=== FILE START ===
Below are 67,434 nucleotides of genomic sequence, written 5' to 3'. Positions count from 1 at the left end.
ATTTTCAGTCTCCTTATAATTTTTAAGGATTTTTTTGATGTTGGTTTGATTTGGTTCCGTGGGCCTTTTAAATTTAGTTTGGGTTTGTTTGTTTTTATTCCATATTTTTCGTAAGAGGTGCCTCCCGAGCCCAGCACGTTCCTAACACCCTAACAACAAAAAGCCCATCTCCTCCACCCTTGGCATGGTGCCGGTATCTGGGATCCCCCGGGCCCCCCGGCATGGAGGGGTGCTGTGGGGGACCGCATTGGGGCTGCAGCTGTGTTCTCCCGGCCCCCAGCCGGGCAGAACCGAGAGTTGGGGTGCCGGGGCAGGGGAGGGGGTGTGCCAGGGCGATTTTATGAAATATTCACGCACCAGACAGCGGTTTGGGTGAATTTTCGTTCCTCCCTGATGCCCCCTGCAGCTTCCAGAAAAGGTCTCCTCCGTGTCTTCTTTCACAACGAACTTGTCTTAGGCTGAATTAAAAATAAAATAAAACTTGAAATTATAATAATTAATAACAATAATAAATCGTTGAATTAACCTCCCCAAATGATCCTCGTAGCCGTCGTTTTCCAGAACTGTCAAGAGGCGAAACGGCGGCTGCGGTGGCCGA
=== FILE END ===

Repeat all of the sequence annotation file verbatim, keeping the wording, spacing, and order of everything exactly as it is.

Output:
Below are 67,434 nucleotides of genomic sequence, written 5' to 3'. Positions count from 1 at the left end.
ATTTTCAGTCTCCTTATAATTTTTAAGGATTTTTTTGATGTTGGTTTGATTTGGTTCCGTGGGCCTTTTAAATTTAGTTTGGGTTTGTTTGTTTTTATTCCATATTTTTCGTAAGAGGTGCCTCCCGAGCCCAGCACGTTCCTAACACCCTAACAACAAAAAGCCCATCTCCTCCACCCTTGGCATGGTGCCGGTATCTGGGATCCCCCGGGCCCCCCGGCATGGAGGGGTGCTGTGGGGGACCGCATTGGGGCTGCAGCTGTGTTCTCCCGGCCCCCAGCCGGGCAGAACCGAGAGTTGGGGTGCCGGGGCAGGGGAGGGGGTGTGCCAGGGCGATTTTATGAAATATTCACGCACCAGACAGCGGTTTGGGTGAATTTTCGTTCCTCCCTGATGCCCCCTGCAGCTTCCAGAAAAGGTCTCCTCCGTGTCTTCTTTCACAACGAACTTGTCTTAGGCTGAATTAAAAATAAAATAAAACTTGAAATTATAATAATTAATAACAATAATAAATCGTTGAATTAACCTCCCCAAATGATCCTCGTAGCCGTCGTTTTCCAGAACTGTCAAGAGGCGAAACGGCGGCTGCGGTGGCCGA